Monday, May 3, 2010

Cleaning Oil Spills with Hair and Mushrooms

As you may have noticed by now, this blog is about using natural systems and organisms to solve human problems. As you may have also noticed, Paul Stamets is my hero, mostly because he has shown great creativity in doing just that. Well, he’s at it again. Human hair has an incredible affinity for oil. It naturally soaks up the oil our skin produces. It also works very well for soaking up crude oil like you would find in an oil spill. It is also an abundant waste product and is produced in great abundance at barber shops across the country. So various people have been working with those barber shops to collect hair and make it into mats that can be used to clean up oil spills.

But then what do you do with them? That’s where Stamets comes in. He has “trained” a strain of oyster mushrooms to metabolize crude oil. Yes, that’s right, it just eats crude. And when it is done, the area is clean and safe. They are pretty sure you could even eat the mushrooms produced, though I doubt anyone is in a rush to try it out. Well, it also turns out that oyster mushrooms are also quite fond of digesting hair. Stamets and his team can take the oil-soaked hair mats and grow oyster mushrooms on them, with the end result being compost that is safe for use in your garden. I love elegant solutions like this. We need more solutions like these.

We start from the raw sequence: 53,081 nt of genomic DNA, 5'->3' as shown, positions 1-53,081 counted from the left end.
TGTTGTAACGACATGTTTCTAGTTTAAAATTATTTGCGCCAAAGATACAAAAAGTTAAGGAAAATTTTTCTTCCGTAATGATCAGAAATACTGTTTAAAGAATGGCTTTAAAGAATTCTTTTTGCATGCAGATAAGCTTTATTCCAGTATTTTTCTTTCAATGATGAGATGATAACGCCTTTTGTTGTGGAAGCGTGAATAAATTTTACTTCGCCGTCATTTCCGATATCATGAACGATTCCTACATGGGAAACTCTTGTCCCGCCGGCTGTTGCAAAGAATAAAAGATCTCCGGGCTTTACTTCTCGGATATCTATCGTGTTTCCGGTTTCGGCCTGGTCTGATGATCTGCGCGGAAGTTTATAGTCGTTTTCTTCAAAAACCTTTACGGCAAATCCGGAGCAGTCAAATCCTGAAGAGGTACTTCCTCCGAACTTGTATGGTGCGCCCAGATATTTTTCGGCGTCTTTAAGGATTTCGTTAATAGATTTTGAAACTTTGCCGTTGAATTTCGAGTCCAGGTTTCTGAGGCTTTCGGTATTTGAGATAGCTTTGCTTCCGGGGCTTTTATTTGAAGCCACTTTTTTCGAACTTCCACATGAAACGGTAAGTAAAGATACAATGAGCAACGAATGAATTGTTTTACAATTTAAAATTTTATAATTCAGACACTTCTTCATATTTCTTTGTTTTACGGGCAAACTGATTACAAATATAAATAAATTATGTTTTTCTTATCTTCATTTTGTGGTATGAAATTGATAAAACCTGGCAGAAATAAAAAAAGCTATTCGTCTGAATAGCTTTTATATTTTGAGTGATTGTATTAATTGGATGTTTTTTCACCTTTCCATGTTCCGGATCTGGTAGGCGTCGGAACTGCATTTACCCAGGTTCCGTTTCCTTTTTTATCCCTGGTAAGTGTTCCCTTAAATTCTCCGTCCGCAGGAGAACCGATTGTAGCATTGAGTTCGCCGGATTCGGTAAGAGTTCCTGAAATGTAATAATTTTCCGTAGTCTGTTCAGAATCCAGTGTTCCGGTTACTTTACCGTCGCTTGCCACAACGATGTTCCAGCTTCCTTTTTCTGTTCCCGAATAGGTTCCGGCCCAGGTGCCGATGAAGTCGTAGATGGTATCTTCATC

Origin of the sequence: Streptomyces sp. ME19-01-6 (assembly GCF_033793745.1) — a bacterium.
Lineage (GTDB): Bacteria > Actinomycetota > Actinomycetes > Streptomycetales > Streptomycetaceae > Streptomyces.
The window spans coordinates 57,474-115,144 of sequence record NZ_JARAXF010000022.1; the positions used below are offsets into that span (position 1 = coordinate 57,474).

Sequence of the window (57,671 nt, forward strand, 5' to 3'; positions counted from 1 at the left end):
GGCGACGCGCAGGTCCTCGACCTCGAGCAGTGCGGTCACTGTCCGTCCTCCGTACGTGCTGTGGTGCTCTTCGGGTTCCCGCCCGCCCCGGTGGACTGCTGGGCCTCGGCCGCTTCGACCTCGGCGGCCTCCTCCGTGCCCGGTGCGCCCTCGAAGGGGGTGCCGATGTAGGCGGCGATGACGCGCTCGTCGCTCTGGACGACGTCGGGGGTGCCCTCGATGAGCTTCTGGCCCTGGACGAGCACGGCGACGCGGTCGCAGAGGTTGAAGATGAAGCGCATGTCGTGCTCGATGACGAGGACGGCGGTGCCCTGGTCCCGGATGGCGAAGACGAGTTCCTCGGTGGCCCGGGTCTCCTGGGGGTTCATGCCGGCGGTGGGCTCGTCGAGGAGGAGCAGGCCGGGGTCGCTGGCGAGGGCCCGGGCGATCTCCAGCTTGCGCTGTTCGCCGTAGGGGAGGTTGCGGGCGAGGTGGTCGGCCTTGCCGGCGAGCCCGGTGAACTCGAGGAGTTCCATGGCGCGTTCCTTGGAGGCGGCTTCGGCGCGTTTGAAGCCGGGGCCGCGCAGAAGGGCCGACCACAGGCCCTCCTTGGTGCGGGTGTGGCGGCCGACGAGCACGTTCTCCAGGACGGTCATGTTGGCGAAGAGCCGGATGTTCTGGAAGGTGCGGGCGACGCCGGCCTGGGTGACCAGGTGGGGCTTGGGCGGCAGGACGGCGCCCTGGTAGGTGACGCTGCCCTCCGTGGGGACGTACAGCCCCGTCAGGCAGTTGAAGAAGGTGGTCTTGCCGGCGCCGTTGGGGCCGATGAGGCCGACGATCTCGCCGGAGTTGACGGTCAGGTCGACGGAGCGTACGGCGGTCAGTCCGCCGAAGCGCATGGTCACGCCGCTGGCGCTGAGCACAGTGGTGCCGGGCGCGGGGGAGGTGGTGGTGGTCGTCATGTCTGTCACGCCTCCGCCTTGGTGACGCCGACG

For more information, check out these articles:

6 comments:

  1. What about the salt levels, if it's applied to the gulf-coast oil spill? Seems like it worked in the SF bay from the inhabitat article, but does the oyster mushroom growth slow down or anything?

    ReplyDelete
  2. The SF bay is still salt water. I know that mushrooms are at least mildly tolerant of salt because a spore application called a spore mass slurry uses a mild amount of salt to inhibit bacteria without harming spores. Also, the oil in the mats would be hydrophobic, so there probably wouldn't be much water in there anyway, salt or otherwise.

    ReplyDelete
  3. Holy crap. "Elegant solutions" is an understatement. Also a very interesting idea for that service organization - one that finds needs and fulfills them with waste materials from the business sector...

    Very cool - thanks Ed!

    ReplyDelete
  4. Yes this is a very cool observation.Hair does soak up oil and therefore it could be used for the same reason in cleaning purposes.There are so many good posts in this blog...love the articles here.Informative and innovative.

    ReplyDelete
  5. Paul Stament created "Mycobooms" a sock made out of hemp, and inside of it straw(absorbs oil) and inoculated the straw with oyster mushrooms. he then tested it on the Puget Sound(up top Washington Below BC,Canada)containing approximately 3.3% salinity (Worlds ocean contains about 3.1%). To answer your Question: yes mushrooms grow on salt water. for the question about slow growth i couldn't track down an article about it, but according to Staments, "The mycelium fully colonizes salt water soaked straw."
    Hope this helped =D

    ReplyDelete
  6. Didnt say how much rice flower... Also if air is needed to mix up spores in syringe then boil water in a kettle then suck in steam from pour spout for sterilized air... cubensis spores

    ReplyDelete